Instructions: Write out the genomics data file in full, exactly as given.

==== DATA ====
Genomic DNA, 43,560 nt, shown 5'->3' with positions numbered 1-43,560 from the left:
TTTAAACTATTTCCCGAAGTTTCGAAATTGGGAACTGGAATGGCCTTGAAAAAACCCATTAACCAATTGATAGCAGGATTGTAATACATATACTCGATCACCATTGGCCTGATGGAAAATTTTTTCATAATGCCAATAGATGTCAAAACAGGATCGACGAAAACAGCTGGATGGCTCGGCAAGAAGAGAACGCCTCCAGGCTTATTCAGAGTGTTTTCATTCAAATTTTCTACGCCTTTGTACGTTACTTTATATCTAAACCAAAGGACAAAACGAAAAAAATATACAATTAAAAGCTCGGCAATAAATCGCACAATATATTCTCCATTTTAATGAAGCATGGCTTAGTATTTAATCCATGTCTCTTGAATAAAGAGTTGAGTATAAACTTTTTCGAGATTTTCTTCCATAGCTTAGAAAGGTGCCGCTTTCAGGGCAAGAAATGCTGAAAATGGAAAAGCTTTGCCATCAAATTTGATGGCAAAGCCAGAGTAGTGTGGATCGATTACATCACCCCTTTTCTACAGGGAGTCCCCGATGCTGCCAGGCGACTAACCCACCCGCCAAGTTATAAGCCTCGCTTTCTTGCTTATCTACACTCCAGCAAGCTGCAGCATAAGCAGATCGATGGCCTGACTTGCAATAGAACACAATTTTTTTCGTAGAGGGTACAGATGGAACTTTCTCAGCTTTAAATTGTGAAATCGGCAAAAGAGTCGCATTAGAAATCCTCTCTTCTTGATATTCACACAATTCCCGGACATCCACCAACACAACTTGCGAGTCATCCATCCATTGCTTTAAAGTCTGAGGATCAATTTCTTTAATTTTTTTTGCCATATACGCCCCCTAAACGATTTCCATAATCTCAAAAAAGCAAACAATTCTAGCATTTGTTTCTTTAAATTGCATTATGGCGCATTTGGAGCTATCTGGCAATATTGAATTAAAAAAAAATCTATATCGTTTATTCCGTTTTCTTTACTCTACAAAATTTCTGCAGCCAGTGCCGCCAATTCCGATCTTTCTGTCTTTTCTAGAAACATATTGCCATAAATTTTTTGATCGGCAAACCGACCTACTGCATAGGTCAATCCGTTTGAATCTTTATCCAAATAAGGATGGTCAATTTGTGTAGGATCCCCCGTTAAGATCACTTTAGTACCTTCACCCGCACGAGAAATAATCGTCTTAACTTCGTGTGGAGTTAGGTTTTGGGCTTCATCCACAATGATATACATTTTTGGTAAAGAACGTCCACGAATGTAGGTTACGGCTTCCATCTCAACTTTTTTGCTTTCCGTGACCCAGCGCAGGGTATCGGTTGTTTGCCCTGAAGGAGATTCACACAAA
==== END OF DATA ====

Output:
Genomic DNA, 43,560 nt, shown 5'->3' with positions numbered 1-43,560 from the left:
TTTAAACTATTTCCCGAAGTTTCGAAATTGGGAACTGGAATGGCCTTGAAAAAACCCATTAACCAATTGATAGCAGGATTGTAATACATATACTCGATCACCATTGGCCTGATGGAAAATTTTTTCATAATGCCAATAGATGTCAAAACAGGATCGACGAAAACAGCTGGATGGCTCGGCAAGAAGAGAACGCCTCCAGGCTTATTCAGAGTGTTTTCATTCAAATTTTCTACGCCTTTGTACGTTACTTTATATCTAAACCAAAGGACAAAACGAAAAAAATATACAATTAAAAGCTCGGCAATAAATCGCACAATATATTCTCCATTTTAATGAAGCATGGCTTAGTATTTAATCCATGTCTCTTGAATAAAGAGTTGAGTATAAACTTTTTCGAGATTTTCTTCCATAGCTTAGAAAGGTGCCGCTTTCAGGGCAAGAAATGCTGAAAATGGAAAAGCTTTGCCATCAAATTTGATGGCAAAGCCAGAGTAGTGTGGATCGATTACATCACCCCTTTTCTACAGGGAGTCCCCGATGCTGCCAGGCGACTAACCCACCCGCCAAGTTATAAGCCTCGCTTTCTTGCTTATCTACACTCCAGCAAGCTGCAGCATAAGCAGATCGATGGCCTGACTTGCAATAGAACACAATTTTTTTCGTAGAGGGTACAGATGGAACTTTCTCAGCTTTAAATTGTGAAATCGGCAAAAGAGTCGCATTAGAAATCCTCTCTTCTTGATATTCACACAATTCCCGGACATCCACCAACACAACTTGCGAGTCATCCATCCATTGCTTTAAAGTCTGAGGATCAATTTCTTTAATTTTTTTTGCCATATACGCCCCCTAAACGATTTCCATAATCTCAAAAAAGCAAACAATTCTAGCATTTGTTTCTTTAAATTGCATTATGGCGCATTTGGAGCTATCTGGCAATATTGAATTAAAAAAAAATCTATATCGTTTATTCCGTTTTCTTTACTCTACAAAATTTCTGCAGCCAGTGCCGCCAATTCCGATCTTTCTGTCTTTTCTAGAAACATATTGCCATAAATTTTTTGATCGGCAAACCGACCTACTGCATAGGTCAATCCGTTTGAATCTTTATCCAAATAAGGATGGTCAATTTGTGTAGGATCCCCCGTTAAGATCACTTTAGTACCTTCACCCGCACGAGAAATAATCGTCTTAACTTCGTGTGGAGTTAGGTTTTGGGCTTCATCCACAATGATATACATTTTTGGTAAAGAACGTCCACGAATGTAGGTTACGGCTTCCATCTCAACTTTTTTGCTTTCCGTGACCCAGCGCAGGGTATCGGTTGTTTGCCCTGAAGGAGATTCACACAAA